A projector made from a salvaged LCD monitor, some optics and a really bright light. I made this sometime during the summer of 2007 after stumbling upon an online community dedicated to building high quality projectors. High quality you say? Most projectors back then were 640×480 or 800×600 native resolution and cost quite a bit. In addition to the cost, the halogen lamps had a very limited life, usually 50-200 hours, and cost an exorbitant amount to replace. The projector I built had a 1280×1024 native resolution.
So how does it work? The LCD monitor you are most likely looking at is a actually very transparent. There is a light of some kind illuminating your panel from behind. The light passes through some optics to evenly distribute it throughout the panel, and passes through the transparent LCD to produce the colors that you see. Armed with this knowledge, making a projector from a regular computer LCD monitor is possible. But there are drawbacks, of course. Most important drawback is size – commercial projectors are fairly small because they employ very small, pixel dense LCD’s which is why they were expensive. If you didn’t care about the size, next problem is heat dissipation. Running a large lamp is going to generate a fair bit of heat.
With all this in mind, should you choose to go forward, then here is the way. Some things you’ll need are:
1. Computer LCD monitor, which you will strip of it’s housing so that you only have the clear LCD and it’s associated electronics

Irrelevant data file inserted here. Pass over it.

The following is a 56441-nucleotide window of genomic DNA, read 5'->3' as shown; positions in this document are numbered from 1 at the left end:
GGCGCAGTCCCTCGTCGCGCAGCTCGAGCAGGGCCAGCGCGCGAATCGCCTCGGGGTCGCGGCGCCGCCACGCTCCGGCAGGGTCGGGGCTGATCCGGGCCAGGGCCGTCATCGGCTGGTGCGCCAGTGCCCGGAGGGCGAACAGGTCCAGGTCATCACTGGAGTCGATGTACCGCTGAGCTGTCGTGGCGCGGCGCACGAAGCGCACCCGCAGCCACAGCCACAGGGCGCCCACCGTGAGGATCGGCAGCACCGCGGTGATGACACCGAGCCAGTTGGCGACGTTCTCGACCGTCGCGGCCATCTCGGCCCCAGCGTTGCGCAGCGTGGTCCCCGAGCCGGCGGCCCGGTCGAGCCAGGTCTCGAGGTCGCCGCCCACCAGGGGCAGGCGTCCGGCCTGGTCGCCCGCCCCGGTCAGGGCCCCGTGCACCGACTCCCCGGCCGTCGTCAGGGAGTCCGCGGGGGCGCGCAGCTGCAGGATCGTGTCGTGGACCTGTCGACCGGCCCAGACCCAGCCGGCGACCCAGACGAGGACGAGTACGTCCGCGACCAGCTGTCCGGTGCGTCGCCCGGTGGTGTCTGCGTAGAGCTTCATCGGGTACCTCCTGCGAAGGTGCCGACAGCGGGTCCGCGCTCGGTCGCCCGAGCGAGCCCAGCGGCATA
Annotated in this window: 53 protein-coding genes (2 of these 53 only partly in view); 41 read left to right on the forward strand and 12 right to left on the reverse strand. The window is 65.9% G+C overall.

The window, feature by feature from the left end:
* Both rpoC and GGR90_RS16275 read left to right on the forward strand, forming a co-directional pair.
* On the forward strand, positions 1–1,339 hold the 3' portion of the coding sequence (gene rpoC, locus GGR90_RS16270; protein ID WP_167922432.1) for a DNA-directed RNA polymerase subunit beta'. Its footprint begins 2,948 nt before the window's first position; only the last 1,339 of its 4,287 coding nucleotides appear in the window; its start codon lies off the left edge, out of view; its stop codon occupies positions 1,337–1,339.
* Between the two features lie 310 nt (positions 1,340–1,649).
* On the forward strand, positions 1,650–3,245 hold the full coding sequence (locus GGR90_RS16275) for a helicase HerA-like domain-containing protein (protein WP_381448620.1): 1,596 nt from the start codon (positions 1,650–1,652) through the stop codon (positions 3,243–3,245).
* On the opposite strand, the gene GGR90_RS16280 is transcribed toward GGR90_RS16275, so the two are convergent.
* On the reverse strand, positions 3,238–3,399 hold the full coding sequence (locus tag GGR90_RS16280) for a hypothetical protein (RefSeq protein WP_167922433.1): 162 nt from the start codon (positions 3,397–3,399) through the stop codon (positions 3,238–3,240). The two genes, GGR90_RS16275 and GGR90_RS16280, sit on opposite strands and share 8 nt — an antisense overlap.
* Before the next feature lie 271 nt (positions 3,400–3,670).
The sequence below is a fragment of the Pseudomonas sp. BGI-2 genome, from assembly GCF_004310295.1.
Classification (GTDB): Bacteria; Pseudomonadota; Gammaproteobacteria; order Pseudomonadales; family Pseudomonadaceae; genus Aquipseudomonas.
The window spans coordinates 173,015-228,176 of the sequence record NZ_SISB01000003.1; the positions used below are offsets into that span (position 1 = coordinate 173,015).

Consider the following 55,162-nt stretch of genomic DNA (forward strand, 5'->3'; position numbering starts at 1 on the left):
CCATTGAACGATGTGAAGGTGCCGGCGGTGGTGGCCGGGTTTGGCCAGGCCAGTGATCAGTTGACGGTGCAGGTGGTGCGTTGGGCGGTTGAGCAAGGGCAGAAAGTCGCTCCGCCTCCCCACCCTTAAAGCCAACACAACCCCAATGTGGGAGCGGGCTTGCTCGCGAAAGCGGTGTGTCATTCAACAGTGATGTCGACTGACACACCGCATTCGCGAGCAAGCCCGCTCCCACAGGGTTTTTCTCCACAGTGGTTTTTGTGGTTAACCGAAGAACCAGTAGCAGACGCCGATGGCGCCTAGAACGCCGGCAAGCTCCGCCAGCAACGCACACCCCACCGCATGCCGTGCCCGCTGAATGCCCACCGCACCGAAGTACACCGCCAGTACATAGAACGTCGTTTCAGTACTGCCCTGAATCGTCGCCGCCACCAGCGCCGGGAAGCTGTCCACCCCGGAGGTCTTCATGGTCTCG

2. Materials to make the projector housing out of
3. Fresnel Lenses (they will be polycarbonate), 2 of them of differing focal lengths suited to your needs
4. Projection triplet lens, focal length based on need
5. 400W or more metal halide lamp and holder
6. Material to create a reflector for the light
7. Ballast and electronics/wiring to power the lamp
8. Fan and electronics to keep things cool
9. Glass plate to prevent the fresnel lenses and LCD from melting
Armed with all this, you may go. The operation is fairly simple: You provide a large light source with a reflector at the back of your projector housing. Next, you put a glass plate in front of the light and reflector, as the light will be generating massive amounts of heat which is liable to melt your fresnel lens and your LCD panel. After that, you provide a fresnel lens at the right distance based on your focal length. The purpose of this fresnel lens is to collect all the light and make them straight polarized light (This lens is usually called the collimator). Next up is the LCD monitor, which is transparent, followed by the other fresnel lens. This second fresnel lens works in reverse of the first one — it’s job is to take the light that passes through the LCD and focus it all into a small area for your projection triplet. Finally, the projection triplet will take this light and project it onto the wall.
Taking things apart to build new things is quite fun, but even more so when you have a friend! I had ordered an electronic ballast for my lamps after buying a cap and coil ballast and realizing it was really ugly. I also had ordered two sets of lenses and optics in case I screwed up, so I invited a friend to build a projector with me in parallel, provided he could get an LCD monitor. I am happy to report that he did, and it was a blast. Especially interesting is how our designs were both different aesthetically. I chose to make my enclosure an ugly 3d rectangle, my friend chose to give his a nicer shape. Form over function? You be the judge.